Weekly blog posts (25%)

Weekly blog posts (25%, 400-500 words each): Wordpress is a free and widely-used platform for blogging, and MU has a university-wide installation linked to your MUID. Blogging is a form of dynamic public writing that has been used in classroom contexts and beyond for at least two decades, and because WordPress is a very standard platform, it is likely to be available for many years to come. This makes it a great tool for you to begin learning. We are using the blogging platform this term to do three things: 1.) to help you develop a sense of public authorship and voice, 2.) to help you develop your academic persona by narrating your interests as they develop, 3.) and to encourage you to engage with your peers as they continue on a similar path.  Each student will have her or his own personal/professional blog on WordPress, which will aggregate specifically-tagged posts in a full-class blog.

These posts are your place to narrate your progress through the class: what did you learn? What do you have questions about? What are you curious about or interested in? Why? I will give you a topic to help focus your thoughts, and your responses will also form the basis of our in-class conversation–as well as provide a model for mature, thoughtful collaboration and a way for you to develop your ideas and generate possible directions for the final project.

Requirements: These blog posts should be well-written for the medium, free of notable grammatical or stylistic errors. They should be specific, rather than overly-general, and incorporate details from our readings and class discussions. Indicate your word count in parentheses at the end of each post (412). These posts must be made to your personal blog by Sunday. By class time, you are asked to have replied to 5 of your peers’ posts in a way that adds new knowledge. You must reply to your peers’ posts via our class blog–that is, the main site for our classroom discussion on the blog posts, not your peers’ individual sites, which are their own.

Grading: Grade is out of 20 points. Excellent posts and strong, complete replies to peers will earn 19-20 points; good posts with strong and complete replies to peers will earn 17-18 points; effective posts (on target, but perhaps overly general or poorly edited) with and complete replies to peers will earn 16 points. Posts that are too short, too general, or do not fully engage with peers will receive 15 points. Grades will be kept in Canvas. I will not respond to every blog post, but I will comment on selected posts periodically. I will not be responding to every blog post because I want to encourage you to grow into that role as you continue throughout the class.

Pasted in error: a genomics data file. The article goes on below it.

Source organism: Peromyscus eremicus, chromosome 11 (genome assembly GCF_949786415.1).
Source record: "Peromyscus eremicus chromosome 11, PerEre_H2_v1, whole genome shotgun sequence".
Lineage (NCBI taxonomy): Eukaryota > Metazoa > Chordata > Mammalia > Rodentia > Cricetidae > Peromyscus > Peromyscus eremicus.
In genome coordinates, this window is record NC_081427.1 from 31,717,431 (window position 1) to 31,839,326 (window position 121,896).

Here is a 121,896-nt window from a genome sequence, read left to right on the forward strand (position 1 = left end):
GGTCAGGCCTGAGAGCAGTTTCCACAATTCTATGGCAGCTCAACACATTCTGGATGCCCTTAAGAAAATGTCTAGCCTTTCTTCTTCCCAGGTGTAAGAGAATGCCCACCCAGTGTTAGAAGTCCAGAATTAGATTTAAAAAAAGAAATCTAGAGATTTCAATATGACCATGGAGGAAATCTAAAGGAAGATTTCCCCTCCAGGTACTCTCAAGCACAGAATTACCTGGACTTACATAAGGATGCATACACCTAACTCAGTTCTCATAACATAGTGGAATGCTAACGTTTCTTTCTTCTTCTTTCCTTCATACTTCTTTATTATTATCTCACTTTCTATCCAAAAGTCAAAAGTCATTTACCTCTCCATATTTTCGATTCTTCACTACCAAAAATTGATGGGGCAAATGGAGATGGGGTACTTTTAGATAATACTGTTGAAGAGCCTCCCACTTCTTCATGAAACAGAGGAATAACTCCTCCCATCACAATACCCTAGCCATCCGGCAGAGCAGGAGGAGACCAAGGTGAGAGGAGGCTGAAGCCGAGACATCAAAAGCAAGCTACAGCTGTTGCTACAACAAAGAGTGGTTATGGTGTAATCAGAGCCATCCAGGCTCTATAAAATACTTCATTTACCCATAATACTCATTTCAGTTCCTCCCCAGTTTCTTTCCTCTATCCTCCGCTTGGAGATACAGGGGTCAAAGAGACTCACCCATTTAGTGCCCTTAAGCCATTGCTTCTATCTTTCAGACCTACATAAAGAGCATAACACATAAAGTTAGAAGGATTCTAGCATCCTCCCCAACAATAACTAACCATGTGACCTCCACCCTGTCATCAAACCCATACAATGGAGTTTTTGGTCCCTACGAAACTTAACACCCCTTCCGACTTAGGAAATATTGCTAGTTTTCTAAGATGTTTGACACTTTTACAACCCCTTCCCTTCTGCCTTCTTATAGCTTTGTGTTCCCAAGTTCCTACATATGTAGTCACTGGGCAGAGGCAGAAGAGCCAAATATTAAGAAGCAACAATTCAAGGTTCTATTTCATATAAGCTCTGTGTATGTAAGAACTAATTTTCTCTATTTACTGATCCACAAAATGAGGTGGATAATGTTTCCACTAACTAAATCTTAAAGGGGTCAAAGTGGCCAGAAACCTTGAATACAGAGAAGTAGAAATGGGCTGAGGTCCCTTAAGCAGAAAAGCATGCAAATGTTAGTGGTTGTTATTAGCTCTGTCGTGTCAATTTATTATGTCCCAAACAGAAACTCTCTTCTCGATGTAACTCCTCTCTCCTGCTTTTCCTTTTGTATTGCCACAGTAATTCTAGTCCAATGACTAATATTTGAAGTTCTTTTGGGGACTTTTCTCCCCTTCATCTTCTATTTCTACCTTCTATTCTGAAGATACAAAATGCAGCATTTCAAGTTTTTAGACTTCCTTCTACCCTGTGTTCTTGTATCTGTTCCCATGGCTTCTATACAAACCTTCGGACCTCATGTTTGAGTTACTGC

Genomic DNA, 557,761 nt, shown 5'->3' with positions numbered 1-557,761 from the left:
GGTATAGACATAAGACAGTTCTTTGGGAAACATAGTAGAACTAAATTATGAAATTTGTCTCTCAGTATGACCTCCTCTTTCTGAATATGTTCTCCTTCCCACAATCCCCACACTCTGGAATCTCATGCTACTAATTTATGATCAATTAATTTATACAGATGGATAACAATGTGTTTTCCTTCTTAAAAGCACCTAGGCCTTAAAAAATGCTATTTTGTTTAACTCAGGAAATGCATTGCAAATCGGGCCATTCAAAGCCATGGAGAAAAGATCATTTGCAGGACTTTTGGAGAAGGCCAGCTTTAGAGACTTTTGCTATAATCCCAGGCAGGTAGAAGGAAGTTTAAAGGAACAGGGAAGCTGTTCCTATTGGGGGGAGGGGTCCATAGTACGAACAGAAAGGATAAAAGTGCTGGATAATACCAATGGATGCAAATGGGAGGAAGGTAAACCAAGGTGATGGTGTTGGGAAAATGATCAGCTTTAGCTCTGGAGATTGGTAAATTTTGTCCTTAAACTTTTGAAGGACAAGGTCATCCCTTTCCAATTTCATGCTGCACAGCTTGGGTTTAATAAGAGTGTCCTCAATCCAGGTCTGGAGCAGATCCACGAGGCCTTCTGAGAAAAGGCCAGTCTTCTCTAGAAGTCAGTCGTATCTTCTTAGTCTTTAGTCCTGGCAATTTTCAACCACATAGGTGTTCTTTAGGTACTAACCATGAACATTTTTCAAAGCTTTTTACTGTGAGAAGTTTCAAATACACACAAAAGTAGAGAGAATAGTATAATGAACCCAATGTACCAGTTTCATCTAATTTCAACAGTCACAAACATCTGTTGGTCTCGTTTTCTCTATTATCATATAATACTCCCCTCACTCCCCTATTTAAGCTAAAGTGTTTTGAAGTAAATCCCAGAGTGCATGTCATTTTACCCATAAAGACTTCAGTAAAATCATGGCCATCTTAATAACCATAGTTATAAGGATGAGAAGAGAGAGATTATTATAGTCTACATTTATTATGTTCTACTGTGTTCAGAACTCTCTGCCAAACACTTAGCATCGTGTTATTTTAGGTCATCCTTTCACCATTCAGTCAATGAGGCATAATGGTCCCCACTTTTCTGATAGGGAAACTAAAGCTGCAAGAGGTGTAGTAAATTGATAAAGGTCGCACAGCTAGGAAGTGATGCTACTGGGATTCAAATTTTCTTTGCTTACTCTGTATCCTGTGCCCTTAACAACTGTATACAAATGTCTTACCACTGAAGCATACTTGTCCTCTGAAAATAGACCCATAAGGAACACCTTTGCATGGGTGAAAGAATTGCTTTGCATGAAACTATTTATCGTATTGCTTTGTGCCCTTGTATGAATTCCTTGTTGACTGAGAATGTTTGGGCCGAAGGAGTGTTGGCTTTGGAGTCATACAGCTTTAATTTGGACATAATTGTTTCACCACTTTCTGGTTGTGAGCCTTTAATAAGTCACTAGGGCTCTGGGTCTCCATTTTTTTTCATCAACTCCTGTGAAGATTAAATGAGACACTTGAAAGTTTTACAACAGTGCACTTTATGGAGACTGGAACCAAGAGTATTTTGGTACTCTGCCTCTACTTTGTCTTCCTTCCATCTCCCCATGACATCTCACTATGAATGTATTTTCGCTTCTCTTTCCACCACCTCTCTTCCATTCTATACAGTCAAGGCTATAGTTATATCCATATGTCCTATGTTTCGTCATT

Other details: Set up your blog using your MUID and login information at http://commons.marymount.edu. Marymount uses WordPress. There are myriad websites available to help you set up your blog, so be sure to google anything you have questions with!

  • You must provide me with your feed URL by the end of week 1. To find your feed url, you must have first set your blog to public (not private). Read more about feeds here: https://en.support.wordpress.com/feeds/. Your feed should be at the address that looks like this: https://commons.marymount.edu/thowe/feed/ where “thowe” is replaced with your alphanumeric MUID.
  • Email your feed URL to me once you’ve set up your blog. You can continue to format and shape your blog after giving me this URL–the appearance of your blog has no bearing on that feed URL.
  • Our class blog is located at https://commons.marymount.edu/571sp17/ — this is where you will comment on your peers’ posts, NOT on their individual sites or the original posts.
  • Posts MUST be tagged correctly for them to be incorporated into the class aggregate blog. Tag all posts to be imported into our class blog with 571. Only those posts tagged 571 will be imported. If you do not tag your post correctly, and it doesn’t import as a result, I will not consider it submitted. You can choose to write more on your blog; if you do NOT want it imported, DO NOT tag it 571.
  • Otherwise, you should develop a tagging and/or categorizing schema for your own blog that suits your purposes. Consider carefully how you will organize your blog, as you should continue this project into the future. Note that you can export/import blog posts into any WordPress environment, so you will always have access to your posts from MU.
  • Remember to include your word count (412) in parentheses at the end of your posts.